As the winter snow begins to thaw and temperatures begin to rise, it’s time that we turn our attention to the inevitable arrival of tick season. Ticks are tiny but pesky parasites that feed on blood. When they become engorged on a blood meal they are easily felt or seen. They can carry one or more diseases (eg. Lyme disease) that can be very debilitating to both humans and pets. No doubt about it, these facts are frightening. Read on to find out what makes ticks really “tick” and how to protect your furry pals from getting bitten.
Tick hiding spots
The peak time for ticks is early spring through fall when temperatures are warmer than other times of the year. As soon as temperatures rise above 4-5 deg C, ticks start to become active and seek out unsuspecting prey. Unfortunately for those that live in warmer climates, that means ticks can strike all year long. A few of the tick’s favourite hiding spots include areas with tall grass, bushes, leaf litter and even sandy beaches. Therefore, it is important to check your dog (and yourself) for ticks after each walk and hike that takes you off cement walkways during the warmer months. This year, unseasonably warm temperatures allowed ticks to become active as early as February in Ontario.
Types of ticks
Ticks are usually black or brown in colour, but turn a shade of greyish white once they’ve been feeding for about 24 hours. The type of tick that your pet will be susceptible to depends on the geographic region in which you live. The most common varieties of ticks in North America are:
- Black-Legged Deer Ticks
- American Dog Tick
- Brown Dog Tick
- Lone Star Tick
- Gulf Coast Tick
Not all ticks carry the same diseases, for example it is primarily the Black-legged Deer tick that transmits Lyme Disease to either people or pets.
Thankfully, there are many preventive products on the market that can help keep your pet safe. These include: tick collars that protect the head and neck, topical spot treatments, bi-weekly medicated shampoos, and sprays. However, your vet is most likely to suggest an oral medication (a monthly/tri-monthly chewable treat) as these medications are very effective as a preventive and compliance is easy. If you live in an area that is known for a high concentration of Black-legged deer ticks, a Lyme disease vaccine may be suggested.
You may also want to consider the following preventive measures that can help make your garden less hospitable to ticks:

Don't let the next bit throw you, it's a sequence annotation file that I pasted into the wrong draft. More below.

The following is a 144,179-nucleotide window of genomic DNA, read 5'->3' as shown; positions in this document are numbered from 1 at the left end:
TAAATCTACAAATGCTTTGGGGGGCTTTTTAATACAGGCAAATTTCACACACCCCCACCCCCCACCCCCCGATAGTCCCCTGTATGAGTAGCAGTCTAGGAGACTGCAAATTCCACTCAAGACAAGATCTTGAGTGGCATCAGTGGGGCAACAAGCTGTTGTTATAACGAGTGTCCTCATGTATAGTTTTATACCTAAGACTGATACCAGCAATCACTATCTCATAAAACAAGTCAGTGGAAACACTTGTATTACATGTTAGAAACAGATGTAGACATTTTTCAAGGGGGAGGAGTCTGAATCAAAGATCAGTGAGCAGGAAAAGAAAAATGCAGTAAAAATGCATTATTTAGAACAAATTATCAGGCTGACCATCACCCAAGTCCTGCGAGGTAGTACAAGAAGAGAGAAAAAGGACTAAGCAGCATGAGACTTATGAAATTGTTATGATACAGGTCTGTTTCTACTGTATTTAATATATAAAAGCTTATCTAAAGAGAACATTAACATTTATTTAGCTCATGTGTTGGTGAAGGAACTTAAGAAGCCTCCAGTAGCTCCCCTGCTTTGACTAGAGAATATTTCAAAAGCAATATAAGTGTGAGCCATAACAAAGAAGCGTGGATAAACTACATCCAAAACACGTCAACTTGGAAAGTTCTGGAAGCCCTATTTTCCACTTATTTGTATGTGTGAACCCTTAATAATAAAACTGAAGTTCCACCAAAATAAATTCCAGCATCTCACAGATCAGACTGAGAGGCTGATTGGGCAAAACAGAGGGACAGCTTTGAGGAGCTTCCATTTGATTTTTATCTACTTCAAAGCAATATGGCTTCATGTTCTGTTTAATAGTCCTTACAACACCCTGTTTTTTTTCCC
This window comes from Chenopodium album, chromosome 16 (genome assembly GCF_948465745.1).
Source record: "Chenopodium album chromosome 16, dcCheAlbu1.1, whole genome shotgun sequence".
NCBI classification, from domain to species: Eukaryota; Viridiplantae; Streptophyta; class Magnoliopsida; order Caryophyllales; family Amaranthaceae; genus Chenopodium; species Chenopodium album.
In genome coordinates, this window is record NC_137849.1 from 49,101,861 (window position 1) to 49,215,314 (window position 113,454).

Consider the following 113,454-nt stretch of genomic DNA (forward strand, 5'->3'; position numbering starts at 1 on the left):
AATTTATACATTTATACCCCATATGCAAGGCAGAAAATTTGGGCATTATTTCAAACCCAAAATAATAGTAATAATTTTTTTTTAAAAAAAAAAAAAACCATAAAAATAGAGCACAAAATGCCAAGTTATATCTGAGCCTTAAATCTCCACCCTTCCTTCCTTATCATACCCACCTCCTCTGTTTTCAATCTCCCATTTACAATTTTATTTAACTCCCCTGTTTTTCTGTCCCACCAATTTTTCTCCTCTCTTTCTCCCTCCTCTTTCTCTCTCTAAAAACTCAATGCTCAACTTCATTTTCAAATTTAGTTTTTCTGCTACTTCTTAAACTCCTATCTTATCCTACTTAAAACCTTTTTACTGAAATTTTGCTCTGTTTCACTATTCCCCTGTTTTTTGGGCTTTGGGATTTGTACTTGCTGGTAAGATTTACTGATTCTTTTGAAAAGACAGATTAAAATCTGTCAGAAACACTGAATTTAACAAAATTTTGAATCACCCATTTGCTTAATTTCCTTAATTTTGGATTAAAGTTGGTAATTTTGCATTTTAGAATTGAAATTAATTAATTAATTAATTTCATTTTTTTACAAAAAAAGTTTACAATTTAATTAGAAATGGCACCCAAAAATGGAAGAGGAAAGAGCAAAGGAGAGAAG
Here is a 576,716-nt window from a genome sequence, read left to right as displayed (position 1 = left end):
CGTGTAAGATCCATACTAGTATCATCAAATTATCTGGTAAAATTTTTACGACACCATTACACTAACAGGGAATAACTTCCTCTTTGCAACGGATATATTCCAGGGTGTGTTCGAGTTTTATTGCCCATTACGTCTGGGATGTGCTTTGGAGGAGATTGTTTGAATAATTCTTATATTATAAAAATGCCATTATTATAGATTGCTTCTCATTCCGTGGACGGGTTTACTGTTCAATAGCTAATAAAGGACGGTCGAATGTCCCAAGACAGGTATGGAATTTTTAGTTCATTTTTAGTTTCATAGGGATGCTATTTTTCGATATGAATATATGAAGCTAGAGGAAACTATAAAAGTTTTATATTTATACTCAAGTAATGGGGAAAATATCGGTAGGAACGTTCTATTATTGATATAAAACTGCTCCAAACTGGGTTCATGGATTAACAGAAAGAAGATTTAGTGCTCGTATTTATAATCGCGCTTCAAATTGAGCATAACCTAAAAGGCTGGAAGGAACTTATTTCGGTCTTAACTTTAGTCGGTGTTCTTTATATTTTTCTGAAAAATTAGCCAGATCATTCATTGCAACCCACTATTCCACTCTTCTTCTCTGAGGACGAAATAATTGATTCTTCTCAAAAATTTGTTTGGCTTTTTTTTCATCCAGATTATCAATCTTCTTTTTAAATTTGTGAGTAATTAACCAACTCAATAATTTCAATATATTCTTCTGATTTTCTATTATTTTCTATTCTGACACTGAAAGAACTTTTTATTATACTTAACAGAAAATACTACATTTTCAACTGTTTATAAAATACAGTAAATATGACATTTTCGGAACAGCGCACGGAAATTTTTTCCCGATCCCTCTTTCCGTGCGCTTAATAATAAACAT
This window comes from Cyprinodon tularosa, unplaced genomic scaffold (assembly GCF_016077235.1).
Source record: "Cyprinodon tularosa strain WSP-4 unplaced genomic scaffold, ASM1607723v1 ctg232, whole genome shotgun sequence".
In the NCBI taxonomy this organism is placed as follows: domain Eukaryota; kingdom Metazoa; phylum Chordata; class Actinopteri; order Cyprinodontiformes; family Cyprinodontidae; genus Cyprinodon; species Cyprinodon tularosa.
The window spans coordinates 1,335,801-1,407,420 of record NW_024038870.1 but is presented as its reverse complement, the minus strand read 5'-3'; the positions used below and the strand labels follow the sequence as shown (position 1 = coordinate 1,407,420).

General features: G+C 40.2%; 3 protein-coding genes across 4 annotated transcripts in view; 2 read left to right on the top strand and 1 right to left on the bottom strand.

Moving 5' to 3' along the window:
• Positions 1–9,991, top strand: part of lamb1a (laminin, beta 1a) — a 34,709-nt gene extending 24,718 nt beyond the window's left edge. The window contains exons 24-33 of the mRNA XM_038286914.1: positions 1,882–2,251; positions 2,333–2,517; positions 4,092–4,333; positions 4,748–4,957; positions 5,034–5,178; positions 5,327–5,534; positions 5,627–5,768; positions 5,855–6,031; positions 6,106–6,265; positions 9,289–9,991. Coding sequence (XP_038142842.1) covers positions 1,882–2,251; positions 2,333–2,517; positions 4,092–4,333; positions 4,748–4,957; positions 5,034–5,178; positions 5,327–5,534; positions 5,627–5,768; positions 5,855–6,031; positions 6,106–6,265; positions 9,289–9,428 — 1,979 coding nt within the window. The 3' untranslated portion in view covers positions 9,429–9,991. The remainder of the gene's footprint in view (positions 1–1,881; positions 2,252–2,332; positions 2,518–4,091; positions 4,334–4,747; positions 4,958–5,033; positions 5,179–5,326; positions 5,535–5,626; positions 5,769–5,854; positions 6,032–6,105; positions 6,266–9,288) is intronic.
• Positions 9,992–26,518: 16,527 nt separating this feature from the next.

- Remove fallen leaves regularly from your yard and dispose of debris
- Mow your lawn regularly to keep it relatively short
- Remove tall weeds
- Try to restrict your pet’s play area away to keep them away from shrubs and bushes
Please note that these preventive procedures are not a substitute for your pet’s annual check-up and preventive medications from your vet. It’s important to get your pet tested for tick related illnesses, especially if you live in an area that is highly susceptible to ticks.
Spotting a tick and how to remove it
When it comes to spotting a tick on your pet, it’s not just the furry flanks you need to be worried about. Ticks can be found hiding on your dog’s head, neck, in between toes, inside ears, and on their legs. Since it only takes one bite to transmit an infection, ticks must be removed as soon as they are found, ideally within 24 hours before they become fully engorged. If they are taking preventive medication, then the tick will die before any diseases can be transmitted. Whether you perform the removal yourself or seek help from your vet, the procedure usually involves removing the entire tick including its very small head. Simply yanking the tick away from your dog’s skin will not suffice. The head will be left buried in the skin and the stress on the tick will cause the tick to inject any disease carrying saliva into your dog’s body. There are many techniques available, such as gently massaging the tick’s body in a circular motion continuously until it lets go. Alternatively, there are specially designed tick twisters that will successfully unscrew the entire tick from your dog’s skin. Afterwards, the tick can be disposed of by flushing it down the toilet, or taken to your veterinarian for identification. If you are unsure of what to do, consult your veterinarian for more advice.
Although small, ticks can transmit some nasty diseases and deserve our respect. Due to climate change, areas previously unexposed to ticks of any kind are now permanent host areas. So even though ticks may never have been an issue where you live in previous years, there is a very good possibility that they are now. Although there are no preventive measures for people against ticks and the possibly transmitted diseases, there are some excellent measures available for our dogs. Your veterinarian will be an excellent source of what measures are best suited for your dog.